One of the privileges of studying theology within the clerical formation programs of the Catholic Church is that you get to study philosophy first. For at least three years. In retrospect, the true extent of the privilege becomes clearer: when it comes time to study theology, the pupil has been primed to interpret, to be able to remove words and concepts from the meaning foisted on them by the gut, to separate them from inherited baggage, and to begin to detect where contemporary religious ideology and real thought might begin to diverge, and how to follow the latter.
Within a single week this past fall I received requests that the seminary I serve staff a youth retreat for a congregation, send a speaker about starvation in Darfur to a conference in Washington, D.C., provide leadership to Presbyterian congregational leaders in a distant city, send curriculum for a seventh-grade class, offer training for Spanish-speaking and Latino lay leaders, open a D.Min.
A quarter century ago, I dreamed of being a teaching pastor. I burst out of seminary like a wild mustang in the rodeo, an impatiently raring dean of a parish about to become a mini–divinity school. Congregations under my care would learn sound theology and be shaped as faithful disciples.
Pity the poor book. Its obituary has been written many times as prognosticators glance over the horizon and predict that the Internet and downloadable literature and e-books will soon replace pages-between-covers.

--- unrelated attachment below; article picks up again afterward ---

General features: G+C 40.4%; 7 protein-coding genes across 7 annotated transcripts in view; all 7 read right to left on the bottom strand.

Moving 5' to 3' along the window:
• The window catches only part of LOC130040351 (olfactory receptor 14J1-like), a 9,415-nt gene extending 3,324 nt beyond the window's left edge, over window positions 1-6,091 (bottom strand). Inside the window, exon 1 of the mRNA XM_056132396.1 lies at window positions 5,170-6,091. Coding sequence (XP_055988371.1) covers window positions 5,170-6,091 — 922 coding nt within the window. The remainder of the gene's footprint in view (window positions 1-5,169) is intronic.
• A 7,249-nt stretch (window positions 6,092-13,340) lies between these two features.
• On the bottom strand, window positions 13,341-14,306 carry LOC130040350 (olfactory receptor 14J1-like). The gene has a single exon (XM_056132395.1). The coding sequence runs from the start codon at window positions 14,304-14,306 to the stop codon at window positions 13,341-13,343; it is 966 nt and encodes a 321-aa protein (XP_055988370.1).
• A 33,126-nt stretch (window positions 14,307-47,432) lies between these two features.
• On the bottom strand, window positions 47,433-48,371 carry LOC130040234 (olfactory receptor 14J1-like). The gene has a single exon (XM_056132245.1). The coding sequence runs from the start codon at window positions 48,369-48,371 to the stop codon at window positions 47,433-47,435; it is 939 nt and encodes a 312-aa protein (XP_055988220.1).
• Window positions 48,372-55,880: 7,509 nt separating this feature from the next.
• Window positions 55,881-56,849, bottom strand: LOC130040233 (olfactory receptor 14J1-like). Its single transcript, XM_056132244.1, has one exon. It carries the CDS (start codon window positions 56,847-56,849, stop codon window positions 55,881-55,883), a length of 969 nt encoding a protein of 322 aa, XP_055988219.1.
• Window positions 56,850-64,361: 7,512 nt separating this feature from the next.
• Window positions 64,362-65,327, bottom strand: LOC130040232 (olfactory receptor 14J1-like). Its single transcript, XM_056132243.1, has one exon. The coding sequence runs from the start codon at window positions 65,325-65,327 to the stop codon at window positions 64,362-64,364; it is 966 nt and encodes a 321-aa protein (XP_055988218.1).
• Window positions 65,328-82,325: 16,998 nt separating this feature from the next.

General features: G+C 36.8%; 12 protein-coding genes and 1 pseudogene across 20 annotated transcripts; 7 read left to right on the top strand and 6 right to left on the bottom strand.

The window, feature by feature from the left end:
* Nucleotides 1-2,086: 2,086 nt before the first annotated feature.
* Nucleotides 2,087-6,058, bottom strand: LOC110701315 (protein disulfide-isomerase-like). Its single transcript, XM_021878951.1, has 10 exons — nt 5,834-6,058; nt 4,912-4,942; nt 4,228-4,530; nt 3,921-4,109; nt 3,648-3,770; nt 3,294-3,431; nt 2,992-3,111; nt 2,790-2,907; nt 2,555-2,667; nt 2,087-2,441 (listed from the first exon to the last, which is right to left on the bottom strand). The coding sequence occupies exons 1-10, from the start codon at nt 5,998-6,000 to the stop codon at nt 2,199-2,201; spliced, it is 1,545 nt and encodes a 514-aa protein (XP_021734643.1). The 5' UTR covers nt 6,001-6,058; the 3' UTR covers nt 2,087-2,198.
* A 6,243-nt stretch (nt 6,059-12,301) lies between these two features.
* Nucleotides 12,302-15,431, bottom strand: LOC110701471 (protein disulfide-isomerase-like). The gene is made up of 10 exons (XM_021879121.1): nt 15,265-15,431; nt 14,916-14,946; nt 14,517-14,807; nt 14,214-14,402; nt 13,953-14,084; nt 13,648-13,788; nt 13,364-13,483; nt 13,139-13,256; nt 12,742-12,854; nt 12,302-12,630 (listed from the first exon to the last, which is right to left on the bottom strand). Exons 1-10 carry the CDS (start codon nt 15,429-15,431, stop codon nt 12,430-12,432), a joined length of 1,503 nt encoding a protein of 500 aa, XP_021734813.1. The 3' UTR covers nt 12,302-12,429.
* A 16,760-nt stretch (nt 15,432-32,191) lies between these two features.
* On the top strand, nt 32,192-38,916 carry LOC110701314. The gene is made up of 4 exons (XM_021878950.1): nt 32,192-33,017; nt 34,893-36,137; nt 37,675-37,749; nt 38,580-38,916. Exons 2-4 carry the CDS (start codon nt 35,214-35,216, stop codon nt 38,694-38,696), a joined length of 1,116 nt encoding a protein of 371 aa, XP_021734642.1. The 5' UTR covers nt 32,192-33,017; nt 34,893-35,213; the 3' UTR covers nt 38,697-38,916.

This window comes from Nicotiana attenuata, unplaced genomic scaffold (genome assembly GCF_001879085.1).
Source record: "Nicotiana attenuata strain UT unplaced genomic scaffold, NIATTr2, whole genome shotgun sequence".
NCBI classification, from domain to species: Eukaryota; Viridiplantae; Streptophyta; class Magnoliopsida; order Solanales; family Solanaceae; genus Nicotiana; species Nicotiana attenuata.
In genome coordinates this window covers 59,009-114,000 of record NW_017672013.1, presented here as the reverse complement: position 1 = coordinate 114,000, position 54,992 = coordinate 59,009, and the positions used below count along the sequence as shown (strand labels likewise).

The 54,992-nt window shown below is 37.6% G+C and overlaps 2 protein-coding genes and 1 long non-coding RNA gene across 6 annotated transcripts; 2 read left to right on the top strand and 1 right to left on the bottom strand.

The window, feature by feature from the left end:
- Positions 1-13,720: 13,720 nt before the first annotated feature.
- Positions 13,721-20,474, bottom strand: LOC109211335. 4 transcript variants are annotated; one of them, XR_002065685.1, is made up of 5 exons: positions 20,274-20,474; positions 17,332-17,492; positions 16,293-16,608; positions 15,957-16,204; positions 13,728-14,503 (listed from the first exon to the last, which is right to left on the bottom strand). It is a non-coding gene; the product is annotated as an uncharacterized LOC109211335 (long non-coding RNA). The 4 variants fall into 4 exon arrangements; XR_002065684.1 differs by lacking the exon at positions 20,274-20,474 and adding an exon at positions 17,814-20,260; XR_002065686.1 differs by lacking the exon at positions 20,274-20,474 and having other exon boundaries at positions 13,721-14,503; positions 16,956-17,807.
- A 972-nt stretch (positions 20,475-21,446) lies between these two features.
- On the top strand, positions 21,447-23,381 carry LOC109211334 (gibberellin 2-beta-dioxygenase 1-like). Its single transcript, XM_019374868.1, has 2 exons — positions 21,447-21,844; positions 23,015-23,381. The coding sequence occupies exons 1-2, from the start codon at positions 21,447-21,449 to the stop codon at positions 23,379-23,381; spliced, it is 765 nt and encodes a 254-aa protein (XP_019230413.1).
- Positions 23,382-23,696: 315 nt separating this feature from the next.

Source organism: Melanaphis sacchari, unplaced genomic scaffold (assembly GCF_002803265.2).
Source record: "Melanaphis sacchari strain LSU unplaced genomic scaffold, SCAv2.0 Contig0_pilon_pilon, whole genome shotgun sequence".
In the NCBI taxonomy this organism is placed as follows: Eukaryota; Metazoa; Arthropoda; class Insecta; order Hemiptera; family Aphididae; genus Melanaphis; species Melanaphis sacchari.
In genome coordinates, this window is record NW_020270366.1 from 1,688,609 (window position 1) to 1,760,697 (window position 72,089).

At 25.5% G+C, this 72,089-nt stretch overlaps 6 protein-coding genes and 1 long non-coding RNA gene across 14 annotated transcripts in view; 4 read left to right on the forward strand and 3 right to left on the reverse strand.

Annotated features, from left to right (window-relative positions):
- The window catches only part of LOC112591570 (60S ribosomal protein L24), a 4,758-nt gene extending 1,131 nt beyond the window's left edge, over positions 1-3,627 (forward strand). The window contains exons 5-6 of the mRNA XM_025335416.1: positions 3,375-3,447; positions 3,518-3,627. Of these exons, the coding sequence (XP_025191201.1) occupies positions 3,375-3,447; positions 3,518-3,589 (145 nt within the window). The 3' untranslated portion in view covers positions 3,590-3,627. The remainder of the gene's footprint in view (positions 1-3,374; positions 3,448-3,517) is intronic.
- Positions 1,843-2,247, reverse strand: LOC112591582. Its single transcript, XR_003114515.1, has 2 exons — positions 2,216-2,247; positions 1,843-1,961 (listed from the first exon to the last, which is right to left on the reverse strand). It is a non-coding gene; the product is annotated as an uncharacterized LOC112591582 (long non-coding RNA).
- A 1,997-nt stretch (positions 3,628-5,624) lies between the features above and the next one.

James and John McZebedee matriculated at my seminary again this fall. The “Sons of Entitlement,” I call them. They are usually—but not always—young and white in addition to being male. They have typically grown up in the church, attended Christian colleges and majored in religion. They like to refer to their mental index of Theologians Worth Reading and readily scoff at those theologians they have not read (and so are not worth reading).
Seminary programs should be one part monastery, one part seminar and one part mission agency. As monastery, such a program would require emerging leaders to spend extended periods living in community and devoted to spiritual practices like contemplative prayer or lectio divina.
The theological education issue of this magazine in 1958 featured a ruckus-raising editorial, “Domesticity in Our Seminaries” (April 23). The author was Ted Gill, my office mate and mentor in religious journalism. The editorial was unsigned, but no regular reader could have failed to discern Gill’s style, described by one colleague as “late baroque, early rococo, unfailingly grabbing.”
Theological schools and church leaders need to accept collective and unambiguous accountability for developing excellent clergy—leaders with the qualifications, capabilities and credentials to shape communities in the life-giving message of God’s grace, justice and reconciliation.
By 2050 Latinos and Latinas will constitute at least one fourth of the U.S. population. They are increasingly part of Protestant as well as Roman Catholic churches, though they often live in this country without legal status.